“Rice labors mightily to render the genocide in Congo invisible to the world.”

The first document, a “Mapping Report,” described human rights violations in the Democratic Republic of Congo from 1993 through 2003. Finally published by the UN Office of the High Commissioner for Human Rights in October of 2010, after long delays, the document specifically charges Rwandan troops with engaging in mass killings “that might be classified as crimes of genocide.” The more recent report by a UN Group of Experts concludes that M23, the Congolese “rebel” group that captured Goma, is actually “a Rwandan creation,” embedded with Rwandan soldiers that take their orders from Paul Kagame’s military. Uganda also supports M23.

Susan Rice, as an energetic protector and facilitator of genocide, should be imprisoned for life (given that the death penalty is no longer internationally sanctioned). But of course, the same applies to her superiors, Hillary Clinton and Barack Obama. One would think that the Congressional Black Caucus would be concerned with the threat of a second wave of mass killings in Congo. Not so. A Google search fails to reveal a word of complaint from the Black lawmakers about genocide in Congo or suppression of documentation of genocide – or much of anything at all about Africa since the death of New Jersey Rep. Donald Payne, ranking member of the House Subcommittee on African Affairs, in March of this year.

“One would think that the Congressional Black Caucus would be concerned with the threat of a second wave of mass killings in Congo. Not so.”

Instead, incoming Congressional Black Caucus chair Marcia Fudge, of Cleveland, held a press conference with female Caucus members to defend Rice, “a person who has served this country with distinction,” from Republican criticism of her handling of the killing of the U.S. Ambassador to Libya. “We will not allow a brilliant public servant’s record to be mugged to cut off her consideration to be secretary of state,” said Fudge.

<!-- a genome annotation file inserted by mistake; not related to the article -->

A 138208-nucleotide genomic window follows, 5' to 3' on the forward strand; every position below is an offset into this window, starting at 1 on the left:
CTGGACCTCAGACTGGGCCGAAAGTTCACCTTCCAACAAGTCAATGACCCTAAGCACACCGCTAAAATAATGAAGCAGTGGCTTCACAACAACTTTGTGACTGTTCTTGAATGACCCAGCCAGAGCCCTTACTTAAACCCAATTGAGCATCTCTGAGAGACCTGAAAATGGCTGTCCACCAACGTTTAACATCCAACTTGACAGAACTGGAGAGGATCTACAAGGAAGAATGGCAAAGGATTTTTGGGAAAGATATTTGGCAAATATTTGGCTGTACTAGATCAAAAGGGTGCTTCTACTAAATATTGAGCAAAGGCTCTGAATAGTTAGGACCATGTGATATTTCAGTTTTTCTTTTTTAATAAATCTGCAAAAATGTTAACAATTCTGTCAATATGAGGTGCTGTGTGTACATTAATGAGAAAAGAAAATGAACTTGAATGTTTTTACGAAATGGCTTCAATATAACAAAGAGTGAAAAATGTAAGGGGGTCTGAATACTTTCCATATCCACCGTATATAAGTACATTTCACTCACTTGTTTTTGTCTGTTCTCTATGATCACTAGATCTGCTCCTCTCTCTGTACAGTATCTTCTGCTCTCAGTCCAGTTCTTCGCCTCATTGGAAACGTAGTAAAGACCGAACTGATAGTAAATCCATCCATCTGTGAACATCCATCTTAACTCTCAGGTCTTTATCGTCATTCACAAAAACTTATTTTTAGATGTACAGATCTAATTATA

In the Congressional Black Caucus’ estimation, Rice’s “record” as chief warmonger in Africa and principal suppressor of the facts on genocide in Congo makes her a role model for African Americans, especially young Black women.

Her relationship to the women of Congo is more problematic. Said Kambale Musavuli, of Friends of Congo, which works tireless on behalf of victims of mass rape in eastern Congo: “Why should you want to help a Congolese woman who is raped, when your tax money is supporting the ones that are doing the raping? That’s a contradiction”

In the Age of Obama, the Black American relationship to Africa is suffocating from such contradictions.

BAR executive editor Glen Ford can be contacted at

Roger Casement's picture
Roger Casement
Nov. 22, 2011 11:07 am

I see a parallel to what happened to the Jews and what has happened to the Tutsies. Hitler was Genocidal and wiped out many of the Jews and the US and Britain had a guilty conscience (what? the US had a conscience?) and helped to steal Palestine from the Palestinians and give it to the Jews. And back during Bill Clinton's reign, the Majority Hutus killed 800,000 Tutsies with clubs and machetes and now Paul Kagme (a Tutsie) has ruled Rwanda and over the years and went about sending his military, armed with western weapons, off to kill 5,000,000 Hutus in Rwanda and surrounding countries. Many of them were civilians, women, and children. The Jews committed genocide in Gaza and the Tutsies committed genocide everywhere that Hutus have run off to (mostly the DRC). Just as Israel couldn't have done a lot of this without the help of the western powers so too Kagame could not have done this without help from the western powers.

Palindromedary's picture
Jul. 31, 2007 4:01 pm
And back during Bill Clinton's reign, the Majority Hutus killed 800,000 Tutsies with clubs and machetes and now Paul Kagme (a Tutsie) has ruled Rwanda and over the years and went about sending his military, armed with western weapons, off to kill 5,000,000 Hutus in Rwanda and surrounding countries.
That is the official narrative - and if you say differently in Rwanda, you go to jail - just ask Victoire Ingabire and Peter Erlinder.

However, if you listen to prof. Alan Stam, you will find that most people murdered in Rwanda were most likely Hutus, and without a doubt all the people murdered in the DRC were Hutus.

Check out this video, from 09:35 onwards on the role of Paul Kagame and his Ft. Leavenworth, KS, Command and General Staff College military education.

Roger Casement's picture
Roger Casement
Nov. 22, 2011 11:07 am

Roger Casement: Thanks for that link and I watched it. Very interesting. I certainly learned something new about what happened. I also watched this video and found the article very enlightening. It's rather long but well worth reading, I think.

Hour long BBC video along with an interesting narrative about the making of the video... This World: Rwanda's Untold Story

Quote confirmation of satellite reconnaissance and intelligence photographs newly implicates the U.S. government in the mass atrocities of 1994, and raises serious new questions about the coverup of the double presidential assassinations of April 6, 1994 and the atrocities committed by the Rwandan Patriotic Army (RPA) commanded by now President Paul Kagame.